In areas like Durango, where human settlements overlap with wildlife habitats, particularly those of bears, the risk of human-bear conflict is high. This risk is further exacerbated when individuals fail to secure their trash cans, inadvertently providing bears with an easy food source. Once a bear becomes conditioned to a specific food source or area, breaking this behavior is challenging due to their intelligence and keen sense of smell (Bears can detect a food source up to 5 miles away!). 

Ultimately, this could cause a bear to become more vulnerable to relocation or, even more tragically, lethal removal. The state of Colorado has a strict policy for dealing with bears that exhibit nuisance behavior, such as killing chickens or causing property damage. This policy is known as the two-strike policy, which means that on the first offense, the bear is relocated. However, if the bear continues to exhibit such behavior and commits a second offense, it will be euthanized. This policy underscores the importance of taking preventative measures to minimize human-bear conflicts to protect both humans and bears.  

A simple yet crucial step in minimizing human-bear conflicts is to ensure that residential trash cans are properly secured. In 2011, in response to a significant rise in human-bear conflicts, CPW began a six-year study in Durango to examine the effects of “bear proofing” in urban landscapes. The research found that using bear-resistant trash containers reduced conflicts by 50 percent. The study suggested that “success in reducing human-bear conflicts will likely depend upon our ability to change human behavior.” Peterson agrees. “People can get upset when a bear causes them problems, but they’re not linking it to the fact that they’re not securing their trash properly or bringing in their birdfeeders or that they have an unprotected compost bin or chicken coop,” he said. “Unfortunately, they don’t realize they’re attracting the bear.” 

Keeping the bears away

Preventative measures are essential for keeping human-bear conflicts at a minimum. Both CPW and Bear Smart recommend removing bird feeders from your yard during bear season. Bird feeders are strong attractants for bears coming out of hibernation in search of high-caloric food loads. Other suggestions include burning excess food from barbeque grills and cleaning them after each use; utilizing electric fencing to protect beehives, chickens, compost and gardens; picking fruit from fruit trees or, better yet, enrolling in The Good Food Collective’s fruit gleaning program; and never leaving food, trash or anything with a scent that could attract a bear in your car. Also, if you happen to see overturned trash containers or trash accessed by bears, it’s important to report it through La Plata County’s Bear Hotline (see below.)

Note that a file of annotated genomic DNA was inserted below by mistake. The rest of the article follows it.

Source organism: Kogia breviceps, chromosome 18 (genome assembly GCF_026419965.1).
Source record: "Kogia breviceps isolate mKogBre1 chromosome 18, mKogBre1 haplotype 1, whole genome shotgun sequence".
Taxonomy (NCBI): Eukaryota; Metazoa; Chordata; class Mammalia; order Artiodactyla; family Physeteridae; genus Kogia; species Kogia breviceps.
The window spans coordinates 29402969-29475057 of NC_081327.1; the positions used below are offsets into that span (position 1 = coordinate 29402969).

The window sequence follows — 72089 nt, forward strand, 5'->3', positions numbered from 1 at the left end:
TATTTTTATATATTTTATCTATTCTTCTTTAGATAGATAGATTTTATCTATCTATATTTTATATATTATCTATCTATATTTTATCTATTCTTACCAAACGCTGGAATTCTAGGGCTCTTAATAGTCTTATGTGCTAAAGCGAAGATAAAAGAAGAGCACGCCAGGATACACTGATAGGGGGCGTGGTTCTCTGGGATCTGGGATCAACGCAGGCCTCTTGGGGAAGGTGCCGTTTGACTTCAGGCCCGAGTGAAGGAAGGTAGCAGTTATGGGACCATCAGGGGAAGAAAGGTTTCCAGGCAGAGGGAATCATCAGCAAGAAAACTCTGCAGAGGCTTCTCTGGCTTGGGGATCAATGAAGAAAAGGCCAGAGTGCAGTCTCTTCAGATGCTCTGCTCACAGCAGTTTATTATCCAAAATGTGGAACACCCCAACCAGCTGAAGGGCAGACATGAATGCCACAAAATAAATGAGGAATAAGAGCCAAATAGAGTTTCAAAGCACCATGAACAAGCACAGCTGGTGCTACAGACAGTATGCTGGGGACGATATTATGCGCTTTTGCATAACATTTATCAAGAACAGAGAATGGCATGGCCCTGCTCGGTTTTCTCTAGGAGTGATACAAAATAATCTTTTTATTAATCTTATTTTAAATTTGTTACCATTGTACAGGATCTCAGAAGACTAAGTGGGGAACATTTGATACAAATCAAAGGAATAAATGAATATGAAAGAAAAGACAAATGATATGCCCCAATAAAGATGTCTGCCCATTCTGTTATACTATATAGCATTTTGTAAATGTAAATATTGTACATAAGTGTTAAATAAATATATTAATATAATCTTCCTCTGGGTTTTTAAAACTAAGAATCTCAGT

While human-bear conflicts can be concerning, it’s important to remember that bears are not inherently aggressive toward humans, though there are rare exceptions, particularly when protective sows have cubs in tow. Nonetheless, most black bear encounters end without incident, as bears generally prefer to avoid humans.

“They would rather stay away from people as much as possible,” Peterson said. Another thing to remember about black bears is that they are, as Peterson puts it, excellent problem-solvers.

“It’s pretty amazing how flexible they can be,” he adds. “They’re like really smart dogs.” 

For more information on black bears and resources for minimizing bear-human conflicts, visit If you see bear activity around trash or are interested in obtaining bear deterrents, call the bear hotline at: (970) 247-BEAR (2327). ?